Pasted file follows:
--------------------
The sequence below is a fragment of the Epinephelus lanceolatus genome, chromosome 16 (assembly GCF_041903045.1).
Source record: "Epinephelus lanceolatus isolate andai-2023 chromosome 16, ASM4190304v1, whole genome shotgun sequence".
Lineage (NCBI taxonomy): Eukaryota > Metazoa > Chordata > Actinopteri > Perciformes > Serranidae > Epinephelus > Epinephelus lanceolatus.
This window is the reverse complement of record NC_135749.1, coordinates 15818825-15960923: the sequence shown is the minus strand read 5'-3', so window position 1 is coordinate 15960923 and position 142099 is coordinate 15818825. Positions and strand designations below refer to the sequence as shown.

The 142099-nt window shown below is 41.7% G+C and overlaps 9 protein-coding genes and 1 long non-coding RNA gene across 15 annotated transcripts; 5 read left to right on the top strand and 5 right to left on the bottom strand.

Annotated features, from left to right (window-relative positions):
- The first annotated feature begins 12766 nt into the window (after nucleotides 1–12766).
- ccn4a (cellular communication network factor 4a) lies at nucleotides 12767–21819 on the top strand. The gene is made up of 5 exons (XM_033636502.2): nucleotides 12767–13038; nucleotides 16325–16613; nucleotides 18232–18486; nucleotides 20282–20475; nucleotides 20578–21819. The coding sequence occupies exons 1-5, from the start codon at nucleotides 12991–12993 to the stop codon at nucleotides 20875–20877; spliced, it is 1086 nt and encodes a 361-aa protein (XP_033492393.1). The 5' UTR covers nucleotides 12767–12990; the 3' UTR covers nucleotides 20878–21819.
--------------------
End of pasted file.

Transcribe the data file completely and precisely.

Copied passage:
The sequence below is a fragment of the Epinephelus lanceolatus genome, chromosome 16 (assembly GCF_041903045.1).
Source record: "Epinephelus lanceolatus isolate andai-2023 chromosome 16, ASM4190304v1, whole genome shotgun sequence".
Lineage (NCBI taxonomy): Eukaryota > Metazoa > Chordata > Actinopteri > Perciformes > Serranidae > Epinephelus > Epinephelus lanceolatus.
This window is the reverse complement of record NC_135749.1, coordinates 15818825-15960923: the sequence shown is the minus strand read 5'-3', so window position 1 is coordinate 15960923 and position 142099 is coordinate 15818825. Positions and strand designations below refer to the sequence as shown.

The 142099-nt window shown below is 41.7% G+C and overlaps 9 protein-coding genes and 1 long non-coding RNA gene across 15 annotated transcripts; 5 read left to right on the top strand and 5 right to left on the bottom strand.

Annotated features, from left to right (window-relative positions):
- The first annotated feature begins 12766 nt into the window (after nucleotides 1–12766).
- ccn4a (cellular communication network factor 4a) lies at nucleotides 12767–21819 on the top strand. The gene is made up of 5 exons (XM_033636502.2): nucleotides 12767–13038; nucleotides 16325–16613; nucleotides 18232–18486; nucleotides 20282–20475; nucleotides 20578–21819. The coding sequence occupies exons 1-5, from the start codon at nucleotides 12991–12993 to the stop codon at nucleotides 20875–20877; spliced, it is 1086 nt and encodes a 361-aa protein (XP_033492393.1). The 5' UTR covers nucleotides 12767–12990; the 3' UTR covers nucleotides 20878–21819.